It’s raining caterpillars!

Currently at Stanford, it’s literally raining caterpillars. Apparently, once every few years, there are population booms of Western Tussock Moth larvae http://bgm.stanford.edu/groups/grounds/ipm/tussock. If you’re in the wrong spot, you’ll end up covered in these guys as they fall from the trees. Of course, I couldn’t wait to put one of these guys under a Foldscope,…

Purple sand – Different ways to view color in your samples

This is a sample I’ve been holding on to for more than half a year, because until today I haven’t been able to image it to my satisfaction. Julia Pfeiffer Beach in Big Sur, CA is known for its amazing coastal features, like the Keyhole Arch. Unfortunately this particular feature doesn’t fit under a Foldscope….

Focus stacking and image stitching

    Inspired by Manu’s previous post regarding focus stacking (https://microcosmos.foldscope.com/?p=7830), I decided to try out the technique myself. Since I was testing a focus locking prototype of the Foldscope, it was very easy for me to progress through a series of focal lengths. For my first attempt, I imaged the remnants of a bryozoan colony…

What’s inside of a Mexican jumping bean?

Even though I have lived in California for more than a decade, I have never visited Mexico until a week ago. Countless gift shops aimed at tourists lined the streets of Ensenada, but one peculiar item caught my eye: Mexican jumping beans. I had to find out for myself what animal inside caused these beans to…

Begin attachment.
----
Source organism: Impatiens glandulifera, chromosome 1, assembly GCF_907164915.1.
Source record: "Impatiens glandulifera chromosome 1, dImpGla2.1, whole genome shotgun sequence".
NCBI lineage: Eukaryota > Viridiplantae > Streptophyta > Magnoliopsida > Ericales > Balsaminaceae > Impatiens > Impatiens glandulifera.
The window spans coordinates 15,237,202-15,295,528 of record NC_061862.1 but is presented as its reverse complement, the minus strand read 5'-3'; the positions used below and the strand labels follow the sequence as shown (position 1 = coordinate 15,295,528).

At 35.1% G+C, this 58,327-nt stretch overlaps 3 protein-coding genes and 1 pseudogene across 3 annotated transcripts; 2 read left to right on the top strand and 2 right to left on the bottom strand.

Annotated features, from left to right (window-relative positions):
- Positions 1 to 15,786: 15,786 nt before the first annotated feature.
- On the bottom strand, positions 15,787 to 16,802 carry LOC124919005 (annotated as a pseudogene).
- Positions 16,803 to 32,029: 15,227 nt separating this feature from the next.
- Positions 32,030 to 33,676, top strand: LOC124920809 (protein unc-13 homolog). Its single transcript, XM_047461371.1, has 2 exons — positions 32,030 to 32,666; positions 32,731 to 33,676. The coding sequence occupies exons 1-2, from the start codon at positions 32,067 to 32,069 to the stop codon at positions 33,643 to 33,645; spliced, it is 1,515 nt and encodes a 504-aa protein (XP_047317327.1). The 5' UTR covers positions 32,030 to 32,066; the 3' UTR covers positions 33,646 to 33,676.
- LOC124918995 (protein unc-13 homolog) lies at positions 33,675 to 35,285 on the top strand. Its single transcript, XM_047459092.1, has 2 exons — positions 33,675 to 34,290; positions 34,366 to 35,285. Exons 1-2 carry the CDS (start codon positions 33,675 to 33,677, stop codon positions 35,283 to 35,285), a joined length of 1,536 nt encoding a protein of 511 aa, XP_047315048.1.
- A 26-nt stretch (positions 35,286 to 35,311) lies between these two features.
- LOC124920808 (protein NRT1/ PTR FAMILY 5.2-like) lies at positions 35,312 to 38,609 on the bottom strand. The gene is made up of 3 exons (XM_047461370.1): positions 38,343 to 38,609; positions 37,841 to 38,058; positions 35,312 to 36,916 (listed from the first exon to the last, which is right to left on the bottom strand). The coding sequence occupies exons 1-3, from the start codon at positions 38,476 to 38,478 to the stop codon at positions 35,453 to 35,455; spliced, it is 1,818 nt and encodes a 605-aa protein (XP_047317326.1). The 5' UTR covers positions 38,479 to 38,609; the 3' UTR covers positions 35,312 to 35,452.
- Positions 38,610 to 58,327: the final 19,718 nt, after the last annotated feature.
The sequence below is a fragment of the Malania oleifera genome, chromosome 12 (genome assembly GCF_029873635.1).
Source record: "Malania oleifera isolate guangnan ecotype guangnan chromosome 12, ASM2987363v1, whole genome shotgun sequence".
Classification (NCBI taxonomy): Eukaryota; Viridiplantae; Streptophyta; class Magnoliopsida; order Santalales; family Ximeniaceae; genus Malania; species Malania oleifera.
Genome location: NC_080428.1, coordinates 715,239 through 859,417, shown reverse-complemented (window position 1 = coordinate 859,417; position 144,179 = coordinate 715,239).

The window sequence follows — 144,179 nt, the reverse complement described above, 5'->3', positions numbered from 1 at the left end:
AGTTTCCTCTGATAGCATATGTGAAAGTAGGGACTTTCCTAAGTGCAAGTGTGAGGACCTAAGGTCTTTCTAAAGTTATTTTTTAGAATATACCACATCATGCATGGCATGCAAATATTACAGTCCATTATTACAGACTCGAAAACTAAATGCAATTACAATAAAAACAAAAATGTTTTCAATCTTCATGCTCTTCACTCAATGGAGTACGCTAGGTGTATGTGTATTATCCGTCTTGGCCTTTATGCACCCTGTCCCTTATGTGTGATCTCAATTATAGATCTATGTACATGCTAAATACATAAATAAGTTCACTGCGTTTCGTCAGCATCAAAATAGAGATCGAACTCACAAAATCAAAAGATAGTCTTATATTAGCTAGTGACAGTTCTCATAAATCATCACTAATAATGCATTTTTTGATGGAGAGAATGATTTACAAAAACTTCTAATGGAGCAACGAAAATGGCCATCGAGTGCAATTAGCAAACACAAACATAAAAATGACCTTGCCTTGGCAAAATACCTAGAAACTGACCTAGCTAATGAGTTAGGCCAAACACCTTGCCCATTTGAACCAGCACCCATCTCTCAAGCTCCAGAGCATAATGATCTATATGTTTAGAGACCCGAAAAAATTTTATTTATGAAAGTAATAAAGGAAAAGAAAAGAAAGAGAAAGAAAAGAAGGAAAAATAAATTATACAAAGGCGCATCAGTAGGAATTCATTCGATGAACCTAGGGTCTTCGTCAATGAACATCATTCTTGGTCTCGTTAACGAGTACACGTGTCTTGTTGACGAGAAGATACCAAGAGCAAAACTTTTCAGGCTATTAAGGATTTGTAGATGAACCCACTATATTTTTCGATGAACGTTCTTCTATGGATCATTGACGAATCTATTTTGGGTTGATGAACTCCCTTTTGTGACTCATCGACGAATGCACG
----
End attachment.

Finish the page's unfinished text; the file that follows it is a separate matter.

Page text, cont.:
Blood flow through a spider’s leg

      Here’s a phenomenon that is perplexing me, but perhaps the answer is simple. The legs of small spiders are so thin that you can often see the “blood” or hemolymph flowing through them with the Foldscope. Though this is visible even in low magnification, here I took a closer look with the…

Foldscope instructions translated in Swahili

Foldscope Instructions Swahili Continuing our series of instruction translations, here are the Foldscope instructions in Swahili. Thank you to Ola Jahanpour for the translation.

A food web in a fluid droplet (algae, rotifers, and anemone)

In my ongoing quest to explore marine microfauna, I recently observed rotifers under a Foldscope. Like many motile marine invertebrates, rotifers use cilia to maneuver through the water column. They also use these cilia to feed by generating currents.  The anterior end of the animal is in the top right of the pictures, and there…

Hunting for tardigrades (water bears)

For as long as I’ve owned a Foldscope, there’s been one animal that I’ve been trying to image in vain. Namely, the tardigrade (or water bear). These extreme animals (that resemble microscopic, 8-legged pigs) can live for years without food or water and can even survive outer space!   This week, I was able to…

microbeads (which unexpectedly act like lenses)